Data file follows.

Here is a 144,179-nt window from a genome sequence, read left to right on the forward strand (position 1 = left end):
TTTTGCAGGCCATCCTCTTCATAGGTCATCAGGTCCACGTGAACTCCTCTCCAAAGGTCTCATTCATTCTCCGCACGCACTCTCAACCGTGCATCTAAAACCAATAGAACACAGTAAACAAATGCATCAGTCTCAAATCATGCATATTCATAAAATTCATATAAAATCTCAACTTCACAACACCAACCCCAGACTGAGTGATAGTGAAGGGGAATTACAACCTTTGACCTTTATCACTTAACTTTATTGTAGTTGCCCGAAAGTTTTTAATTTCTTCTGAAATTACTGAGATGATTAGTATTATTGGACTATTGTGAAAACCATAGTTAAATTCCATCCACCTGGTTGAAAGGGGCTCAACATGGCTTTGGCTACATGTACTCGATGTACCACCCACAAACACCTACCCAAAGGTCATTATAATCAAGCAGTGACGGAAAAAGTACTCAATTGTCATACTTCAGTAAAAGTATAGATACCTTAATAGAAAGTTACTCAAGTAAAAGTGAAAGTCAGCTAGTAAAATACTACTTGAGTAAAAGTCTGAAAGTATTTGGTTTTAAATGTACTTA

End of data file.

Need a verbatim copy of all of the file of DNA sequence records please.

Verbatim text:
Here is a 144,179-nt window from a genome sequence, read left to right on the forward strand (position 1 = left end):
TTTTGCAGGCCATCCTCTTCATAGGTCATCAGGTCCACGTGAACTCCTCTCCAAAGGTCTCATTCATTCTCCGCACGCACTCTCAACCGTGCATCTAAAACCAATAGAACACAGTAAACAAATGCATCAGTCTCAAATCATGCATATTCATAAAATTCATATAAAATCTCAACTTCACAACACCAACCCCAGACTGAGTGATAGTGAAGGGGAATTACAACCTTTGACCTTTATCACTTAACTTTATTGTAGTTGCCCGAAAGTTTTTAATTTCTTCTGAAATTACTGAGATGATTAGTATTATTGGACTATTGTGAAAACCATAGTTAAATTCCATCCACCTGGTTGAAAGGGGCTCAACATGGCTTTGGCTACATGTACTCGATGTACCACCCACAAACACCTACCCAAAGGTCATTATAATCAAGCAGTGACGGAAAAAGTACTCAATTGTCATACTTCAGTAAAAGTATAGATACCTTAATAGAAAGTTACTCAAGTAAAAGTGAAAGTCAGCTAGTAAAATACTACTTGAGTAAAAGTCTGAAAGTATTTGGTTTTAAATGTACTTA